Relationship Breakdown – Tax Trap

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A relationship breakdown can be emotionally and financially traumatic for both parties involved, requiring the expertise of a tax agent. Assets division and property settlements can become challenging, mainly when dealing with assets owned by a family company, even in cases where the split is amicable.

The Australian Tax Office’s (ATO) previous position was that the payment of cash, or the transfer of property from a private company, to satisfy a property settlement according to a Family Court order was not considered a dividend payment. This was because the private company was “discharging a liability” when it made the payment or transfer.

In a recent ruling TR 2014/5, the ATO controversially overturned their previous position. Their position is now that where a private company is obligated to pay money or transfer property to a shareholder or associate (being a party to the matrimonial proceedings) according to an order by the Family Court, the payment of that money or transfer of property is taken to be a payment of an ordinary dividend or a deemed dividend (to the associate). The recipient shareholder or associate generally taxes this dividend at their marginal tax rate. This can result in a significant amount of tax payable by the recipient and, therefore, fewer assets available to split between the spouses on settlement.

The ruling also clarifies a few technical points:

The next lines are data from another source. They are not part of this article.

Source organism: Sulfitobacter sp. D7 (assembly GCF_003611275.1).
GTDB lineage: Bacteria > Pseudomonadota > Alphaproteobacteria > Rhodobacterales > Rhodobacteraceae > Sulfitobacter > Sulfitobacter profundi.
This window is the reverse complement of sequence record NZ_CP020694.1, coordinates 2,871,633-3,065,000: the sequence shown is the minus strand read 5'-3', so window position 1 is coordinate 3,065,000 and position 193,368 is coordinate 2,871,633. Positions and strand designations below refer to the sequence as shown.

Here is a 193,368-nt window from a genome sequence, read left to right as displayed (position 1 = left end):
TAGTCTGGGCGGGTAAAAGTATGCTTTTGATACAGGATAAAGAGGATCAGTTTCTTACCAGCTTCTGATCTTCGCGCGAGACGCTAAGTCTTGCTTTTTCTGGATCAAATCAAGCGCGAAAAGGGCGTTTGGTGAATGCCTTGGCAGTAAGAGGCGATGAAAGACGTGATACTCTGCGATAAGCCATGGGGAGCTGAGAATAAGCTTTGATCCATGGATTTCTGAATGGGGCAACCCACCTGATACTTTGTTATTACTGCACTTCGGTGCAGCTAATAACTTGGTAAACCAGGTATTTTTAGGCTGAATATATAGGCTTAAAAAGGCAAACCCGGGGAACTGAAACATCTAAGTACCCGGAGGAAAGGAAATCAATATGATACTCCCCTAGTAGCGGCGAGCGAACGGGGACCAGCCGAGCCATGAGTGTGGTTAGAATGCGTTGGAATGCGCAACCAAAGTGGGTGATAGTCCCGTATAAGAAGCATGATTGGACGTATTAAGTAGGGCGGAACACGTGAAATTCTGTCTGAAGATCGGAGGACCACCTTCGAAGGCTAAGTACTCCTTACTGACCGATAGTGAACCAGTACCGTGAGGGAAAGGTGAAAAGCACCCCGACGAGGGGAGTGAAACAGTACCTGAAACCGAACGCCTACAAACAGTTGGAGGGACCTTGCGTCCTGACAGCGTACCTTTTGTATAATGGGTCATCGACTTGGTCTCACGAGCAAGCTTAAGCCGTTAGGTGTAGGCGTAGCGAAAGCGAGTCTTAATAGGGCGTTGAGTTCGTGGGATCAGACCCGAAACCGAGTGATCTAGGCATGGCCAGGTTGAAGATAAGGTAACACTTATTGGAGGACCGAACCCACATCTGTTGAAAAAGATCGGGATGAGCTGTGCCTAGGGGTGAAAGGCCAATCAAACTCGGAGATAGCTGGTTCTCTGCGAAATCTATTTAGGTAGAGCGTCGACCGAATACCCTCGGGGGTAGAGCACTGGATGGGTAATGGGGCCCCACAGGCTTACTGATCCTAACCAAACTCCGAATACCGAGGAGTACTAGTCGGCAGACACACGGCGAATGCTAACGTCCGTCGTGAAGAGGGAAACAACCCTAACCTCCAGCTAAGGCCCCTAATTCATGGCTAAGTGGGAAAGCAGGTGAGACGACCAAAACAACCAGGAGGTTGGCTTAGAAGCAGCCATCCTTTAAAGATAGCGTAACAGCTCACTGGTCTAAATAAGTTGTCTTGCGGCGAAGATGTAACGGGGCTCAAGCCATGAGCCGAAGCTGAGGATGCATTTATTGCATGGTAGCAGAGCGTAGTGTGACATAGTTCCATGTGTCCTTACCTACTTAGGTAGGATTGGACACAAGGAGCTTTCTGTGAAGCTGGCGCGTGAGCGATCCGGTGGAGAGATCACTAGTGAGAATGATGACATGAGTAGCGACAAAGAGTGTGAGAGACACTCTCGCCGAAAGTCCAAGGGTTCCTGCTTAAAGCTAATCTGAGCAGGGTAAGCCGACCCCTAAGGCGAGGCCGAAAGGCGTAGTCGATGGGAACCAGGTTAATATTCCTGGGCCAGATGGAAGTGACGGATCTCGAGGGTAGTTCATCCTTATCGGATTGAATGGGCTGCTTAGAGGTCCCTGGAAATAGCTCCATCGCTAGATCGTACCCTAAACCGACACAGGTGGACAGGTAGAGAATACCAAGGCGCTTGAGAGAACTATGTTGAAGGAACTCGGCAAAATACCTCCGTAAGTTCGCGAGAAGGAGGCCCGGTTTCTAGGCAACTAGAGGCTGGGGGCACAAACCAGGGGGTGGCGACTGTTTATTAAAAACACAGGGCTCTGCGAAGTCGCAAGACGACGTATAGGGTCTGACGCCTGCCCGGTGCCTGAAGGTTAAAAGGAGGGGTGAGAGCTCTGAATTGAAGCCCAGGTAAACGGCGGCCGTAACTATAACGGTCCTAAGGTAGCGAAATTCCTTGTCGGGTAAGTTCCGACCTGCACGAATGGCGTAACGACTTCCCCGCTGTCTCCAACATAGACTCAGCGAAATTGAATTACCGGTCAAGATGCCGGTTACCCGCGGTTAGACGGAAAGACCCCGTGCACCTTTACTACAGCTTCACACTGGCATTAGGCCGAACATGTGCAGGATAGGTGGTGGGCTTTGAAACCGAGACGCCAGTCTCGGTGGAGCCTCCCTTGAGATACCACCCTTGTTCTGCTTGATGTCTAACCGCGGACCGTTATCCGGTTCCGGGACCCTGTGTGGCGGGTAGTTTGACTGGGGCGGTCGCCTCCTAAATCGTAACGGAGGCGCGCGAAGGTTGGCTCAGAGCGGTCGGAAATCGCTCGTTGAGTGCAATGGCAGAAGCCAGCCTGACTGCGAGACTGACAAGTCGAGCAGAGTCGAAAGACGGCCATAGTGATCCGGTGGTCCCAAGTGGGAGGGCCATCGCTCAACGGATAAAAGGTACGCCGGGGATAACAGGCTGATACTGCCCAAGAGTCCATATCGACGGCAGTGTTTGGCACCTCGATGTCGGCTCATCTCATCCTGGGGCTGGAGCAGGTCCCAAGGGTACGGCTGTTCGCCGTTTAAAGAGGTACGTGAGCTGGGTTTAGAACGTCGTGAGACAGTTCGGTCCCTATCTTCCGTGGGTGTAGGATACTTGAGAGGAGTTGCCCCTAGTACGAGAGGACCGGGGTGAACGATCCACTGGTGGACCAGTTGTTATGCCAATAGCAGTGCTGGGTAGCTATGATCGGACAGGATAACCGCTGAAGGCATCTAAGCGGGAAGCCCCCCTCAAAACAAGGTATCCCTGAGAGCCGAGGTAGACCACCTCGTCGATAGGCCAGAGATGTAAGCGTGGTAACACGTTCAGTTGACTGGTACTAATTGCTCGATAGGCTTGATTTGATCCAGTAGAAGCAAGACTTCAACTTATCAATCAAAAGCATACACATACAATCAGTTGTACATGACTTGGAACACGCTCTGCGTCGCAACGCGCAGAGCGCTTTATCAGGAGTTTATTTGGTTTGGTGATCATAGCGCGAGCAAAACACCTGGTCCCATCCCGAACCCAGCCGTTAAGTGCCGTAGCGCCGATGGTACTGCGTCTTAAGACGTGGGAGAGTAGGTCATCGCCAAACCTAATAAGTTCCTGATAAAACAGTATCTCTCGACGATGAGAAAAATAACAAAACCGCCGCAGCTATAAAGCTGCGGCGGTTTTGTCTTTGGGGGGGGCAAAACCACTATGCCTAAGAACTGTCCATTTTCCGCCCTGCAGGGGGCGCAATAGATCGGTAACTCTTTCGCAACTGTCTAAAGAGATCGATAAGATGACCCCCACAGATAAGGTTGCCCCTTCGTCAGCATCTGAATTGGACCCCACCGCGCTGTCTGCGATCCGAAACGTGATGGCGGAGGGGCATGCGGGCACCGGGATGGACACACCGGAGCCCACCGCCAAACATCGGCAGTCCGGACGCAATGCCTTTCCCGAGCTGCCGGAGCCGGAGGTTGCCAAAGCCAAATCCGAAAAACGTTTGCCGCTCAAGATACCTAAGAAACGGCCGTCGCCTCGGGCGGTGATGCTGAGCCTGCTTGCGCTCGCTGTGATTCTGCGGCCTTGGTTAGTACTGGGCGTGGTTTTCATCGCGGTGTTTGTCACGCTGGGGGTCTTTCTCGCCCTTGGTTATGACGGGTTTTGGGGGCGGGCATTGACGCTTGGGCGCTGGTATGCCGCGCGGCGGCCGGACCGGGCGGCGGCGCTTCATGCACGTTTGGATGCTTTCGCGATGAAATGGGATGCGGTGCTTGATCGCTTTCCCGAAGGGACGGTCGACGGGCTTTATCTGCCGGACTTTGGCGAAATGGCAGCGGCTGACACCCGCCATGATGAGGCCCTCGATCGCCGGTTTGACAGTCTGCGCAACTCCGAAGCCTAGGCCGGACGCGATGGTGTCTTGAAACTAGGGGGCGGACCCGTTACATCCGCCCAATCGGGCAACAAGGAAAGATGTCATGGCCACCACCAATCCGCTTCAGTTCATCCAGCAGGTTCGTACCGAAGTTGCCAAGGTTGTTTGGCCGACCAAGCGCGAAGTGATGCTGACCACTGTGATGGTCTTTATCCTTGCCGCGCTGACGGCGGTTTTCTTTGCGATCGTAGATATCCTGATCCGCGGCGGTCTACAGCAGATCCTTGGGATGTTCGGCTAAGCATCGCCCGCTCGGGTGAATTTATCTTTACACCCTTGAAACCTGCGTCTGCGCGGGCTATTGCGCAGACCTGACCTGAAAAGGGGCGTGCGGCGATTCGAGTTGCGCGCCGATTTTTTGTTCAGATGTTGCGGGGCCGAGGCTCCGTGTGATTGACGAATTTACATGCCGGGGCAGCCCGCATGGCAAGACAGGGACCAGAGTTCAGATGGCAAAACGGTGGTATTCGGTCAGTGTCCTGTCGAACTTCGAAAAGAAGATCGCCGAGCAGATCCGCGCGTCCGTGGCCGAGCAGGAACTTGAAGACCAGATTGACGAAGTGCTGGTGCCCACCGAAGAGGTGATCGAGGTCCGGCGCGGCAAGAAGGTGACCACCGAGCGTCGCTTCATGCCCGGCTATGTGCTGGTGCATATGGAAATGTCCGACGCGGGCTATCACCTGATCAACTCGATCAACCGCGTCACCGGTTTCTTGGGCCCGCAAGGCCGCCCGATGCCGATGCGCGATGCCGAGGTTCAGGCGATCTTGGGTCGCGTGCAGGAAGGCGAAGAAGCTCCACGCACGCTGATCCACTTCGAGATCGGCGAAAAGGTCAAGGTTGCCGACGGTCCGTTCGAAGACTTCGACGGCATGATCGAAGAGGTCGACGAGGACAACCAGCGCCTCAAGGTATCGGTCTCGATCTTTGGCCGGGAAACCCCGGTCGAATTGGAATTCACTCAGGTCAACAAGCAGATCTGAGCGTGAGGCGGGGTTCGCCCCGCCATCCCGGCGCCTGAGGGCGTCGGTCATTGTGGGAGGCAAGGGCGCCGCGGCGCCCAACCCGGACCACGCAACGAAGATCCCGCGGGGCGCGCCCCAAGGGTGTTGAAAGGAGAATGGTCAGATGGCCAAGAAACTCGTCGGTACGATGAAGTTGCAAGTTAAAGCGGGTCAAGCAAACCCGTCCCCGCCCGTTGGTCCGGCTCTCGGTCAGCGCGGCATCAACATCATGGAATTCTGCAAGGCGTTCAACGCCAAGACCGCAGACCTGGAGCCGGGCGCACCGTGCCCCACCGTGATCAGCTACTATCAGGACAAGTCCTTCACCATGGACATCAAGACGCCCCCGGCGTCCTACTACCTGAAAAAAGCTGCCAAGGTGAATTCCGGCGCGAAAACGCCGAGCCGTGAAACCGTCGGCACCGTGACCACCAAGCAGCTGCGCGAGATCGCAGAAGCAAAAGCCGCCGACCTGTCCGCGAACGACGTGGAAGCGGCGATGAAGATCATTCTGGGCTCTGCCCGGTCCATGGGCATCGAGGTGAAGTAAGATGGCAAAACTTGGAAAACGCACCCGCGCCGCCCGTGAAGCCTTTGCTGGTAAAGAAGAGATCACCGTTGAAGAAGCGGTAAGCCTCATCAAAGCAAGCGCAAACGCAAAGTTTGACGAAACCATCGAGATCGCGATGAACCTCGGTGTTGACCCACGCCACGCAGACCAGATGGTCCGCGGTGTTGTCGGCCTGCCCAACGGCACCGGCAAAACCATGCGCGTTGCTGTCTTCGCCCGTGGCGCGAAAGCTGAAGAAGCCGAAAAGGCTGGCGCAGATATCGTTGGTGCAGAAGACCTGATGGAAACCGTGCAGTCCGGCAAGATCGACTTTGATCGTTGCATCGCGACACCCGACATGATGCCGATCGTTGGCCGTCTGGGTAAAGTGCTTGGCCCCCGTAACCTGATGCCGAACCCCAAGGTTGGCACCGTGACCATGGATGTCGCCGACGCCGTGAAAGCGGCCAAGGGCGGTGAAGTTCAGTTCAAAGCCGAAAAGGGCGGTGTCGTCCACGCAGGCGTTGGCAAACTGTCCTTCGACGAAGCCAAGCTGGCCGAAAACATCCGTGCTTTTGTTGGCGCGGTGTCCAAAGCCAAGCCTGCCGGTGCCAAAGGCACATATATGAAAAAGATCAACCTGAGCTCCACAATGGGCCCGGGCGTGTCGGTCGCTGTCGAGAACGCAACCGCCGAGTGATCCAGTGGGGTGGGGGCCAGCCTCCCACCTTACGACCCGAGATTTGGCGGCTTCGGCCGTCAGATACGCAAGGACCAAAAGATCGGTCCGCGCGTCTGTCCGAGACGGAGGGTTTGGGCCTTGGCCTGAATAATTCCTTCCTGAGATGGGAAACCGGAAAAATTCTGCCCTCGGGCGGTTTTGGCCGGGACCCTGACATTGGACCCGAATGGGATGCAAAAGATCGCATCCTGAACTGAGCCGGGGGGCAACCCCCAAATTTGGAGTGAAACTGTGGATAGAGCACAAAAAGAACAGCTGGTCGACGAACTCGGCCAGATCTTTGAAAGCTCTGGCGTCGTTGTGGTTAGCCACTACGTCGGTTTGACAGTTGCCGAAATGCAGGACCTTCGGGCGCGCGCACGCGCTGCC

1. The dividend can be franked
  2. There are cost base adjustments to the shares post distribution, and
  3. CGT roll-over consequences apply for both parties

The result of this ruling is that an otherwise equitable property settlement can be turned into a very inequitable one for the recipient of money or property from a private company.

The amount of tax payable by the recipient must now be included in the negotiations and addressed in the Family Court orders or Binding Financial Agreement.

The cost of divorce will now rise for many couples if their property settlements are not effectively structured.

When negotiating your property settlement and determining the split of assets, it is now more important than ever to consult a tax adviser to address your post-settlement financial situation to avoid hidden tax traps. Please contact us if this is relevant to you.

Kreston Stanley Williamson Team

*Correct as of March 2015

Disclaimer – Kreston Stanley Williamson has produced this article to serve its clients and associates. The information contained in the article is of general comment only and is not intended to be advice on any particular matter. Before acting on any areas in this article, you must seek advice about your circumstances. Liability is limited by a scheme approved under professional standards legislation.

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